puma's latest collaboration brings amsterdam street style to the world
Daily Paper is the Amsterdam-based streetwear label inspired by the three founders' different African heritages. Collaborating with Puma on a line of apparel and trainers, we met two of the masterminds behind the collection.
Hussein Suleiman, Jefferson Osei and Abderrahmane Trabsini
"The collaboration thing between fashion and sport started with Puma. In 1998 Puma signed a deal with Jil Sander. That was the first collaboration between a sport brand and a fashion house." Yassine Saidi, Global Head of PUMA Select, knows a thing or two about the symbiotic relationship between sport and fashion. But while the combination of the two can be a wonderful, "the risk that we have now is that everybody's dropping collaborations. Every day there's something new. We are reaching saturation."
So how does a sportswear behemoth like Puma keep things fresh, in the face of so much competition? By enlisting fresh, young talent, embedded in their local culture to work with, and bridging the gap between the local street and the global street. Introducing Daily Paper, the Amsterdam streetwear label that began life as a blog in 2010, only to become an in-demand, high coveted label in 2012, founded by friends Hussein Suleiman, Jefferson Osei and Abderrahmane Trabsini, of Somali, Ghanaian, and Moroccan descent respectively. As their cricket-inspired collaboration with Puma launches, we sat down with Yassine and one third of Daily Paper, Hussein Suleiman, to discuss the past, present and future of sport x fashion.
How did Daily Paper start?
Hussein: So five years ago we started Daily Paper, the clothing label, but we already existed a long time before that as in 2010 we started a blog, which was mainly to cover our lifestyle. 'I'm into these sneakers, I'm into that musician etc.' Whatever I was into, we would cover on the blog. We were the curators of cool. To promote the blog to get more traffic, we started making T-shirts which we designed and started giving away, and telling people to check out our blog at the same time. But at one certain moment, more people were actually asking about the T-shirts and were actually visiting the blog and so in 2012 we thought maybe we should change our business model and just focusing on creating an apparel line.
How did the collaboration with Puma come about?
Yassine: It was pretty organic because we share the same values. When you start with someone they have to understand who you are as a brand and we understand them and what they stand for. So when we realised we had a lot in common so then we came about with, not necessarily we're going to work together but understanding each other and trying to learn from each other and then reached the point of let's do something together. Daily Paper represent Amsterdam and for us as a brand we want to tap into that culture, so we leverage it by creating something unique.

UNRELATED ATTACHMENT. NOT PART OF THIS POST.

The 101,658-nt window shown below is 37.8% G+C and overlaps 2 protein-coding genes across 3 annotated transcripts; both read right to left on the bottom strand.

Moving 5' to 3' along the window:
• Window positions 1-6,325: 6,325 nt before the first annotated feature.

It seems like collaborations drop every day at the moment. What's the key to staying exciting?
Yassine: I think it's all about new faces, working with up-and-comers. We might not have a lot of hype but we'll have a lot of coverage with the Rihanna collaboration. But we'll have a lot of coverage with Daily Paper because it's a new face, it's a new brand. That's what the kids and the consumers want to know about. Everyone collaborates with the same brands and the same names, what we want to do with Puma is go after the new ones, the ones that are going to be big tomorrow. It's become a business model for some. It's become a focal point for press. It can also sometimes overshadow what you have inline. So what can make a difference is how organic your collaboration is.
What other smaller streetwear brands are you interested in right now?
Hussein: I love what's happening in Korea. I love Ader Error, a brand from Seoul. I love what they're doing. Same as what's going on in London, and in Japan, and in Russia, what Gosha is doing. The up-and-coming brands I look at.
Yassin: I think it's a good point about the up-and-coming brands, something I always look at is if the brand has the backbone to support a collaboration. When you work with a small brand, even if the aesthetic is good, sometimes they can't handle it. There's a risk of killing brand if they get too big. We know that with Daily Paper they're going to keep growing. It's not just about leveraging a brand, it's watching them grow. It's an obligation to help smaller brands grow. There are brands that I really like, but they will not be able to manage it.
Is Daily Papers an Amsterdam brand or a global brand?
Hussein: It's global, but because Amsterdam is such a global city. We tell a story about heritage and it doesn't matter where you're from, just be proud of where you're from. That's the message. It doesn't matter if it's Africa or wherever. We feel an obligation to show people a side of Africa that people don't usually see. Our next collection is inspired by skate culture in Ethiopia, which a lot of people don't know about. There are skate crews, graffiti crews, hip hop crews just like in Amsterdam. I feel like Africa has been dehumanised, we want to tell the true story of it. South Africa is one of our biggest markets, people really us there. That's because we represent the culture in an authentic way, which has not been before.
In music Afrobeats in becoming increasingly popular across the world. Are you seeing this permeate through wider culture?
Hussein: Definitely. I think cool is in the eye of the beholder and if I say I really love something then the rest will follow. Drake making a track with Wizkid, that opens that sound up to so many people. Us doing this collaboration with Puma emphasising this culture is only a good thing.
So is Daily Paper x Puma going to be an ongoing collaboration?
Hussein: Yeah you're going to see some more drops coming over the rest of the year!
Text Ryan White